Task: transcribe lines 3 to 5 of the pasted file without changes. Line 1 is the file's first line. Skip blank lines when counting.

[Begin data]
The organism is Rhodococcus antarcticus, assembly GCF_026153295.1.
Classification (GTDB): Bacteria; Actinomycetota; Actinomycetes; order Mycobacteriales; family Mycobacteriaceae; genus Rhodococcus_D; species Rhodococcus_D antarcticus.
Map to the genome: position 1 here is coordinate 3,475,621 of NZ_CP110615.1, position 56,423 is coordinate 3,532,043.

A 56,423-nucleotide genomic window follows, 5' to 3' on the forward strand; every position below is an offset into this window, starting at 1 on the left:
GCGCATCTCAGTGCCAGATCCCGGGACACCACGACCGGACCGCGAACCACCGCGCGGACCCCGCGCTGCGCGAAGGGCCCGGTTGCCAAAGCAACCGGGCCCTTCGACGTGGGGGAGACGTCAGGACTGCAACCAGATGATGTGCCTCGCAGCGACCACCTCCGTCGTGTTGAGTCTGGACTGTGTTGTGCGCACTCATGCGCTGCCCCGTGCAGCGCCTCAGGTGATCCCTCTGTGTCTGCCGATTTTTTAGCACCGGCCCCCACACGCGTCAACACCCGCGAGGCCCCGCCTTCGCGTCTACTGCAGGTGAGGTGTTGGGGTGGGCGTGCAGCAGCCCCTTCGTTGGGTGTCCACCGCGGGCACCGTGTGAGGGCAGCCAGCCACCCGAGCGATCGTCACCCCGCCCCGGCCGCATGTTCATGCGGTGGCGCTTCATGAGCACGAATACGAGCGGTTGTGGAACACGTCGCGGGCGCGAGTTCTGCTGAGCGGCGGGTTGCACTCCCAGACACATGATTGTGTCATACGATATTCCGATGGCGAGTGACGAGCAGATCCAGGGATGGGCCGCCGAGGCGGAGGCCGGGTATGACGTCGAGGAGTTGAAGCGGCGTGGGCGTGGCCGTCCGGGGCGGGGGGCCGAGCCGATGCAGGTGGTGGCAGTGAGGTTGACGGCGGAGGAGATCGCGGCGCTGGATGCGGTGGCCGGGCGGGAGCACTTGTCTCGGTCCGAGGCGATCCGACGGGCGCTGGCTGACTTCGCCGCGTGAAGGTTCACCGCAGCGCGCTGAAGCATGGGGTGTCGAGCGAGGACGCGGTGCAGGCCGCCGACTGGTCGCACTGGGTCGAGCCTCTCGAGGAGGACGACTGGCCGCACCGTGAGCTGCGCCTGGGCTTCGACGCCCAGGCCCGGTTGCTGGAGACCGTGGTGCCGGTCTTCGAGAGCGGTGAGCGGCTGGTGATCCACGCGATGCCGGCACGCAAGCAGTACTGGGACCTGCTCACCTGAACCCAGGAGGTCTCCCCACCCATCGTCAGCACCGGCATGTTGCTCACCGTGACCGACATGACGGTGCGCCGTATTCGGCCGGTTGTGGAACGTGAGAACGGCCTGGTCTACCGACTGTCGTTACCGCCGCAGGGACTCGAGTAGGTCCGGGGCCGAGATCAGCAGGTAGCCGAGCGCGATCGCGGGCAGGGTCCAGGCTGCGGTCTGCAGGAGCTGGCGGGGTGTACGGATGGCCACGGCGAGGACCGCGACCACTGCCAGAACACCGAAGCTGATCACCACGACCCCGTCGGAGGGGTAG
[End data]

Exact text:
Map to the genome: position 1 here is coordinate 3,475,621 of NZ_CP110615.1, position 56,423 is coordinate 3,532,043.

A 56,423-nucleotide genomic window follows, 5' to 3' on the forward strand; every position below is an offset into this window, starting at 1 on the left:
GCGCATCTCAGTGCCAGATCCCGGGACACCACGACCGGACCGCGAACCACCGCGCGGACCCCGCGCTGCGCGAAGGGCCCGGTTGCCAAAGCAACCGGGCCCTTCGACGTGGGGGAGACGTCAGGACTGCAACCAGATGATGTGCCTCGCAGCGACCACCTCCGTCGTGTTGAGTCTGGACTGTGTTGTGCGCACTCATGCGCTGCCCCGTGCAGCGCCTCAGGTGATCCCTCTGTGTCTGCCGATTTTTTAGCACCGGCCCCCACACGCGTCAACACCCGCGAGGCCCCGCCTTCGCGTCTACTGCAGGTGAGGTGTTGGGGTGGGCGTGCAGCAGCCCCTTCGTTGGGTGTCCACCGCGGGCACCGTGTGAGGGCAGCCAGCCACCCGAGCGATCGTCACCCCGCCCCGGCCGCATGTTCATGCGGTGGCGCTTCATGAGCACGAATACGAGCGGTTGTGGAACACGTCGCGGGCGCGAGTTCTGCTGAGCGGCGGGTTGCACTCCCAGACACATGATTGTGTCATACGATATTCCGATGGCGAGTGACGAGCAGATCCAGGGATGGGCCGCCGAGGCGGAGGCCGGGTATGACGTCGAGGAGTTGAAGCGGCGTGGGCGTGGCCGTCCGGGGCGGGGGGCCGAGCCGATGCAGGTGGTGGCAGTGAGGTTGACGGCGGAGGAGATCGCGGCGCTGGATGCGGTGGCCGGGCGGGAGCACTTGTCTCGGTCCGAGGCGATCCGACGGGCGCTGGCTGACTTCGCCGCGTGAAGGTTCACCGCAGCGCGCTGAAGCATGGGGTGTCGAGCGAGGACGCGGTGCAGGCCGCCGACTGGTCGCACTGGGTCGAGCCTCTCGAGGAGGACGACTGGCCGCACCGTGAGCTGCGCCTGGGCTTCGACGCCCAGGCCCGGTTGCTGGAGACCGTGGTGCCGGTCTTCGAGAGCGGTGAGCGGCTGGTGATCCACGCGATGCCGGCACGCAAGCAGTACTGGGACCTGCTCACCTGAACCCAGGAGGTCTCCCCACCCATCGTCAGCACCGGCATGTTGCTCACCGTGACCGACATGACGGTGCGCCGTATTCGGCCGGTTGTGGAACGTGAGAACGGCCTGGTCTACCGACTGTCGTTACCGCCGCAGGGACTCGAGTAGGTCCGGGGCCGAGATCAGCAGGTAGCCGAGCGCGATCGCGGGCAGGGTCCAGGCTGCGGTCTGCAGGAGCTGGCGGGGTGTACGGATGGCCACGGCGAGGACCGCGACCACTGCCAGAACACCGAAGCTGATCACCACGACCCCGTCGGAGGGGTAG